Your home’s foundation is prone to damage. Wear and tear, weather conditions, earthquakes, storms, and accidents may cause cracks on your walls. Although some damaged parts are relatively easy to repair, others require more comprehensive evaluation, especially if it involves foundation movement.
Foundation movement can occur in a vertical or horizontal direction. The type of movement influences the kind of damage that would appear on your walls. So it’s important to first determine the type of foundation failure before you can do repairs to address the problem at the root. Foundation repair contractors help you assess the type of failure to prevent similar incidents in the future.
So what’s the difference between horizontal and vertical foundation movement?
Horizontal Foundation Movement
External lateral force is the common cause of horizontal wall movement. Some examples of lateral force is the earth’s natural pressure, water pressure, frost heave, and home features anchored on the walls, such as porch and stairs installation. Most foundations are built to withstand this pressure, but the wall may still move depending on the materials used.
Horizontal foundation movement occurs in the following ways:
- Bulging: A bulge appears on the wall opposite of where the external pressure is applied. The entire wall may bulge inward or only the most affected portion, depending on the gravity of the force. A crack may form horizontally along the highest peak of the bulge.
- Leaning: The external force may push the wall inward, causing a portion of it to lean. This commonly happens to reinforced concrete walls. Instead of breaking or cracking, the wall leans inward. The part of the wall where the pressure is greatest will lean into the building, and the opposite portion will lean outward (e.g., top part inward, bottom part outward).
- Shifting or Creeping: The foundation wall, or a part it, may be displaced horizontally while remaining upright. Either the wall is sliding off its footing or both the wall and footing are creeping. In some cases, the lower portion of the wall remains unmoved but the upper part breaks off, slides horizontally, and hangs over the bottom.
You can measure the degree of breakage of deformity on your wall by attaching a string or cable on the ceiling nearest the affected area. Then, measure the distance from the string to the wall at varying heights. This method is effective, especially if the movement isn’t radical enough to be too obvious but still poses a concern.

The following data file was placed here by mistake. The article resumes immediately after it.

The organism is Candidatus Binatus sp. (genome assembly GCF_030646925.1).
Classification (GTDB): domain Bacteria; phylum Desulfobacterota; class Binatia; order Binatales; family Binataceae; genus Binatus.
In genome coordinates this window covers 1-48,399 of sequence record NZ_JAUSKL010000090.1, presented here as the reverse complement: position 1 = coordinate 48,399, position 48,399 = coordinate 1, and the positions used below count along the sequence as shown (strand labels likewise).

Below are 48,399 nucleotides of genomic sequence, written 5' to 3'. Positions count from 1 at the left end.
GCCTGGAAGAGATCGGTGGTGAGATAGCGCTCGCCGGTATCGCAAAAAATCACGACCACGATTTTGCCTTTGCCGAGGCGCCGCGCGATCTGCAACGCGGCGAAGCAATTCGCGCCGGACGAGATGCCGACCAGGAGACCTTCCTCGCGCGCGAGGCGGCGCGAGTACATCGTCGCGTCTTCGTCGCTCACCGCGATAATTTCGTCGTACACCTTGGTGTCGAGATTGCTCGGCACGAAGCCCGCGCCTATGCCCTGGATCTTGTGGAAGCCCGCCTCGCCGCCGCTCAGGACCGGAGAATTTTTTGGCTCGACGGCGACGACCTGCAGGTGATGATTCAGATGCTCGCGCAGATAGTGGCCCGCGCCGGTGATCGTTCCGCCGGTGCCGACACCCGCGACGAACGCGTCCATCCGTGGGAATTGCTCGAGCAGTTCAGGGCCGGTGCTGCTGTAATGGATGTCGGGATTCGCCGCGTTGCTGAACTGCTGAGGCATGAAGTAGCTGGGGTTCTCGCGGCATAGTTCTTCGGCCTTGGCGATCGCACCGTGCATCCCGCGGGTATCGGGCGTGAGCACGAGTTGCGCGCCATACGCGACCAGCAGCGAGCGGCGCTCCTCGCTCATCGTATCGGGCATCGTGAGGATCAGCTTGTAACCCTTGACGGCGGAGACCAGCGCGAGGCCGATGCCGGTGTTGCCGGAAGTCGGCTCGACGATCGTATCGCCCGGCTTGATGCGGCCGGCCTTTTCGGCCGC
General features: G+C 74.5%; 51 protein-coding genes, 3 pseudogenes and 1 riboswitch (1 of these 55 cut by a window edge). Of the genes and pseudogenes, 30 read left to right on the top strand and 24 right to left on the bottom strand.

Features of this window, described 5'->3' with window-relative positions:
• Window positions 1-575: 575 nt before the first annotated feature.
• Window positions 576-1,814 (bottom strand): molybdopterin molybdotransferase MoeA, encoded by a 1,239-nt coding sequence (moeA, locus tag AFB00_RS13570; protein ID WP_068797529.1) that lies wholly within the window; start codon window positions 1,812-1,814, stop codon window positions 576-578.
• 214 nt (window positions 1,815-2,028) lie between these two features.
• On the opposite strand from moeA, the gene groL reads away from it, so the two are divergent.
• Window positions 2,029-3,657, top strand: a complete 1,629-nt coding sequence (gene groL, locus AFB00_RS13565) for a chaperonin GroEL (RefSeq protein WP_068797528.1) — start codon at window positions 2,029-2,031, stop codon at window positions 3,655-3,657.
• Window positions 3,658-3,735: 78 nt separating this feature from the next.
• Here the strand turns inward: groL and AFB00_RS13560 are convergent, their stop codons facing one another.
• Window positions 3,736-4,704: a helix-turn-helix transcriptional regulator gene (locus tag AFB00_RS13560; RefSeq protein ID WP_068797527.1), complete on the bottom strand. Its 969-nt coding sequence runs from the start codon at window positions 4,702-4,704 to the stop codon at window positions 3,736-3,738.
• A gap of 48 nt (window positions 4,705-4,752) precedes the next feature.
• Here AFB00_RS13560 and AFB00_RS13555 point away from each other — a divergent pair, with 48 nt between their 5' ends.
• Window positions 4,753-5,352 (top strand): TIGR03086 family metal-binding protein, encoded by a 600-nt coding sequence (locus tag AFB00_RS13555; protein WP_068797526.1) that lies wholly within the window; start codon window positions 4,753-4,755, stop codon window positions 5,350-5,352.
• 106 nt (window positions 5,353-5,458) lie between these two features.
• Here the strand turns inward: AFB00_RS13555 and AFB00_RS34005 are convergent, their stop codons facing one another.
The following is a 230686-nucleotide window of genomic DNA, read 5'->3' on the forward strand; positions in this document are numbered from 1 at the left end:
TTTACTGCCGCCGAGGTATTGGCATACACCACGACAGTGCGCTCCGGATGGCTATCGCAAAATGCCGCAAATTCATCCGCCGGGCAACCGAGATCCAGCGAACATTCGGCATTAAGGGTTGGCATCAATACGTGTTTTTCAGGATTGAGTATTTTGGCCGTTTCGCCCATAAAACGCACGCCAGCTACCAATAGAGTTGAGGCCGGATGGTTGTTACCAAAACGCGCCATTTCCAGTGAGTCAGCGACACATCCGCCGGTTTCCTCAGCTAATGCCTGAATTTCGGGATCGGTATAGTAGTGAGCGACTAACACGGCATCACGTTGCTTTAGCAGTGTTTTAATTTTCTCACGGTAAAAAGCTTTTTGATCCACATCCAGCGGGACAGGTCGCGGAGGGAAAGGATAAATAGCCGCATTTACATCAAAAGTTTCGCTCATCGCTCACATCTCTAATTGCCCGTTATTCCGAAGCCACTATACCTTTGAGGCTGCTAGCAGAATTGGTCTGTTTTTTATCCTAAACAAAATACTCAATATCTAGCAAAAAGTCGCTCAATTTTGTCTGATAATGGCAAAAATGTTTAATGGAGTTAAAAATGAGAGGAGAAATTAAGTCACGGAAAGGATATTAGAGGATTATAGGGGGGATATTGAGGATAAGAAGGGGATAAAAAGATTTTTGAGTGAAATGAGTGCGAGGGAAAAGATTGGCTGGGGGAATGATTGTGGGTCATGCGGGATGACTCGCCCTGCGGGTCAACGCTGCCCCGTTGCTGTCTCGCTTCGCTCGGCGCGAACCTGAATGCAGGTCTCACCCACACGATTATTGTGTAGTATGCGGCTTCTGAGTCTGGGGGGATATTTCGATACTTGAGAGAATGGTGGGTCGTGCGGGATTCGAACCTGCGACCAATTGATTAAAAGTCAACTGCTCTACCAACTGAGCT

Most instances of horizontal foundation movement are a combination of cracking, leaning, bulging, and shifting. The damage can be difficult to classify, which is why it’s better to consult an expert.
Unlike horizontal movement that can be caused by multiple factors, vertical foundation movement is mostly due to soil conditions.
Vertical Foundation Movement
Soil contains water, which may freeze or thaw depending on the weather. When these happen, the soil may expand or shrink, causing the foundation to move. The downward or upward movement of foundation is also called settlement.
Foundation settlement has two types: differential and uniform.
- Differential: One portion of the wall sinks and breaks away from the rest of the structure. This happens when there’s a difference in the soil’s rate of freezing or thawing, causing the foundation to settle at different times as well. Differential foundation movement not only affects the walls, it can also break windows, damage plumbing lines, and cause slopes on the floor.
- Uniform: The entire house settles at the same rate through all sections of the building. Although there are minimal, sometimes zero, damage on the structure itself, uniform vertical foundation movement can damage utilities, such as plumbing and electrical lines.
In vertical and horizontal foundation movements, the shift can be active or static. This means that the wall may be moving continuously. This is why it’s important to consistently monitor the condition of your home’s foundation. The best course of action is to contact a contractor immediately and have them assess the damage and the adjacent structures.